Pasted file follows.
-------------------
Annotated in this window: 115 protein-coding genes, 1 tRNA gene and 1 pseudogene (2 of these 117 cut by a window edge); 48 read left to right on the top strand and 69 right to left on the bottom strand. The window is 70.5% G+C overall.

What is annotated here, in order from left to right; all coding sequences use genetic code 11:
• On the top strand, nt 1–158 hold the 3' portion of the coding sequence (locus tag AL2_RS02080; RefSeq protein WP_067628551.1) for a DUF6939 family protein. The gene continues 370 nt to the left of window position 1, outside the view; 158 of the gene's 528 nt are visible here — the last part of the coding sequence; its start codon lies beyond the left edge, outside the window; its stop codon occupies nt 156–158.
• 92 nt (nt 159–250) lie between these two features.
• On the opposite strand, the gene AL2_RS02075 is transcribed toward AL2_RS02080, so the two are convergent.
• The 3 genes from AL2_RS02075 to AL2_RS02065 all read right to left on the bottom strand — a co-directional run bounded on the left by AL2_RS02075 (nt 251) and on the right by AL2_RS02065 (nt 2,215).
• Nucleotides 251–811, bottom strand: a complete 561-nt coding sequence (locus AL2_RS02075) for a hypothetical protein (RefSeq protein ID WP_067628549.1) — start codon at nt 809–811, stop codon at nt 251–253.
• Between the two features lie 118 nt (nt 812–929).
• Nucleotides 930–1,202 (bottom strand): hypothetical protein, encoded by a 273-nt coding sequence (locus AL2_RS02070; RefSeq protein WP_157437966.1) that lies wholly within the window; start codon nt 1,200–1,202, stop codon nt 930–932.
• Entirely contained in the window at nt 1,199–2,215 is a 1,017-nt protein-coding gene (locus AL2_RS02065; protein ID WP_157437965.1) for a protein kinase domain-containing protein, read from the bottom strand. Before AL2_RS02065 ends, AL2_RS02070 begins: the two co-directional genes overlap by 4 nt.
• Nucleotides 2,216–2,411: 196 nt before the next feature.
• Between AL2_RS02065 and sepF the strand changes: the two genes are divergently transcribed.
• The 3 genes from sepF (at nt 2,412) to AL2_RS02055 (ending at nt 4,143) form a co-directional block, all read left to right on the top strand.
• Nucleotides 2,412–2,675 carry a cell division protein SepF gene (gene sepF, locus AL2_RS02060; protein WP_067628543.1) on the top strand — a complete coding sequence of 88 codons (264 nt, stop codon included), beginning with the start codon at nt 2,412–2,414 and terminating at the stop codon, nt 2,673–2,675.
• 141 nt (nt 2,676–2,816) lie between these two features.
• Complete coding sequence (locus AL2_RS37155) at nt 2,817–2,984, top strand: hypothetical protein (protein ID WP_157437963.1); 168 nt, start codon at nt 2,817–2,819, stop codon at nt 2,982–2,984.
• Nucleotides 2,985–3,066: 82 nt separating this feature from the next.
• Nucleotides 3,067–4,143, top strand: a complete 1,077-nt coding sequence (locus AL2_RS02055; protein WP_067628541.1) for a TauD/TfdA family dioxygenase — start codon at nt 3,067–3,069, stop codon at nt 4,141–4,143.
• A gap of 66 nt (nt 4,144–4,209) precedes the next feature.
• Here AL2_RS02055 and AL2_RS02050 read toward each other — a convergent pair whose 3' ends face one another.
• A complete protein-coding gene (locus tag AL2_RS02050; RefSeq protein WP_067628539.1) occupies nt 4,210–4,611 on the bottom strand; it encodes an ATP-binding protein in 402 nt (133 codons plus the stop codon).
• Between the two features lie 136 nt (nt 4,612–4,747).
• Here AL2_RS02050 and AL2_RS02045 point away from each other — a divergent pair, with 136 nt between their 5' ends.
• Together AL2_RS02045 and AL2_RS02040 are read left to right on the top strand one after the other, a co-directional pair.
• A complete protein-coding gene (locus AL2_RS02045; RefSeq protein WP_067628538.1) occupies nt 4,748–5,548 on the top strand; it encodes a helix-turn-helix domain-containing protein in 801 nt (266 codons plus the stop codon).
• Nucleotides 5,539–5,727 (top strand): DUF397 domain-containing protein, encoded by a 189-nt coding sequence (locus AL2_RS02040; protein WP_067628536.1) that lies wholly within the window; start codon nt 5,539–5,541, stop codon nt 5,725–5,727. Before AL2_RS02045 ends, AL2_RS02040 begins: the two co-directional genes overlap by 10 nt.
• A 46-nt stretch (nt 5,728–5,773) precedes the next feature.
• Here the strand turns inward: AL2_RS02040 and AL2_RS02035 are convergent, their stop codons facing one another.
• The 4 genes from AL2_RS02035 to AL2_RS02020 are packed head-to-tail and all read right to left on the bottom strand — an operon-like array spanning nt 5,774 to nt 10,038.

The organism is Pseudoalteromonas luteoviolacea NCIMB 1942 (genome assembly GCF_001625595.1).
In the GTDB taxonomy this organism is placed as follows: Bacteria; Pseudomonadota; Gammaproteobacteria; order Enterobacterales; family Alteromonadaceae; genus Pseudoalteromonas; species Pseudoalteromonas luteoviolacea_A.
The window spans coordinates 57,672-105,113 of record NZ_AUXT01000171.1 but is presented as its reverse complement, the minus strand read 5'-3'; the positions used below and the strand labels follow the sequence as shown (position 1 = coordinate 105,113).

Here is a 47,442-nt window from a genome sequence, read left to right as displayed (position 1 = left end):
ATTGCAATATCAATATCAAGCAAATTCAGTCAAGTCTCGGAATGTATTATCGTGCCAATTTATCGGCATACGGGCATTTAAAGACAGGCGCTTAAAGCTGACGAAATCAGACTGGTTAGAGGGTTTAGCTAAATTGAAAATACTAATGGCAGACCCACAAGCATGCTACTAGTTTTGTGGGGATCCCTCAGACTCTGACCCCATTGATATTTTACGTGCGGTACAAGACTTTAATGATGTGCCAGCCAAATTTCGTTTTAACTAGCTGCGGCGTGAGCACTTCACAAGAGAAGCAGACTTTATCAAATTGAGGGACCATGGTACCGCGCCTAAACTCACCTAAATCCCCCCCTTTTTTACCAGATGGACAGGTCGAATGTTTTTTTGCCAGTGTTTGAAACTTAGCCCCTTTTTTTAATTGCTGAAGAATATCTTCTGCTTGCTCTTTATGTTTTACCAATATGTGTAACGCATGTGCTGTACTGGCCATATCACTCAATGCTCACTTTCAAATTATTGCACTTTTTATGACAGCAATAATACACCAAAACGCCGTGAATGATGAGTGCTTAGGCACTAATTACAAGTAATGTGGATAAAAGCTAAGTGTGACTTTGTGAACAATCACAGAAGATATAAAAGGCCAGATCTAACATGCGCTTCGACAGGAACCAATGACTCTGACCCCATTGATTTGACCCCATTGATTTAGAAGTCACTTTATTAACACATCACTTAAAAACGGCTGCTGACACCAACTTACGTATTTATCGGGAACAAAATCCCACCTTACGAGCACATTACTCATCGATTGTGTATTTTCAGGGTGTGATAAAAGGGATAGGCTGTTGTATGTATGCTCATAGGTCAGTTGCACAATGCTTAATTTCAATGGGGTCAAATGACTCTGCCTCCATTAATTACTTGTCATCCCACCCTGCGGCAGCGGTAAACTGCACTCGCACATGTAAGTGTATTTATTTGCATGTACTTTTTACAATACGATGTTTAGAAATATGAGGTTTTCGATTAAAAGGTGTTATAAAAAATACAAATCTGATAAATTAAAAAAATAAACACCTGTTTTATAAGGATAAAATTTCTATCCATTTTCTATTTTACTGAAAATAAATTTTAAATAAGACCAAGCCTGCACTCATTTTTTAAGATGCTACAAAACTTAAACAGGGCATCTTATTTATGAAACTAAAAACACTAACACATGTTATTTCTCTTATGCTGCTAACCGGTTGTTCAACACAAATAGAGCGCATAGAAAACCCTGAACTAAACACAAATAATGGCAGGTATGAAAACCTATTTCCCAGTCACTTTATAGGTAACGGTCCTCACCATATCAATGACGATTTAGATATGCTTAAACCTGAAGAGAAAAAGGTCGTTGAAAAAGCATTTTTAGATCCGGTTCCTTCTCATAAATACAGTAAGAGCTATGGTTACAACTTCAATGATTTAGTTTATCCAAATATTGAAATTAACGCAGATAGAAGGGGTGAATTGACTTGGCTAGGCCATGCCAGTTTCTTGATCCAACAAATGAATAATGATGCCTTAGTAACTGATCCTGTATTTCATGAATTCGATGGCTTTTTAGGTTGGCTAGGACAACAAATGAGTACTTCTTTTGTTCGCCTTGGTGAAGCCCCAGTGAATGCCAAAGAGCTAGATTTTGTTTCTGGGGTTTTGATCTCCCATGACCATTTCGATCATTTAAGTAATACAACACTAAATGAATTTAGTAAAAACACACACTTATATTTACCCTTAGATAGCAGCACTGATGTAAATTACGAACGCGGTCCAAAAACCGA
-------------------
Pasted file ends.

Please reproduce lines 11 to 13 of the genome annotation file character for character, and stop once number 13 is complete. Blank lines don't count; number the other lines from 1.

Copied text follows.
• Nucleotides 2,216–2,411: 196 nt before the next feature.
• Between AL2_RS02065 and sepF the strand changes: the two genes are divergently transcribed.
• The 3 genes from sepF (at nt 2,412) to AL2_RS02055 (ending at nt 4,143) form a co-directional block, all read left to right on the top strand.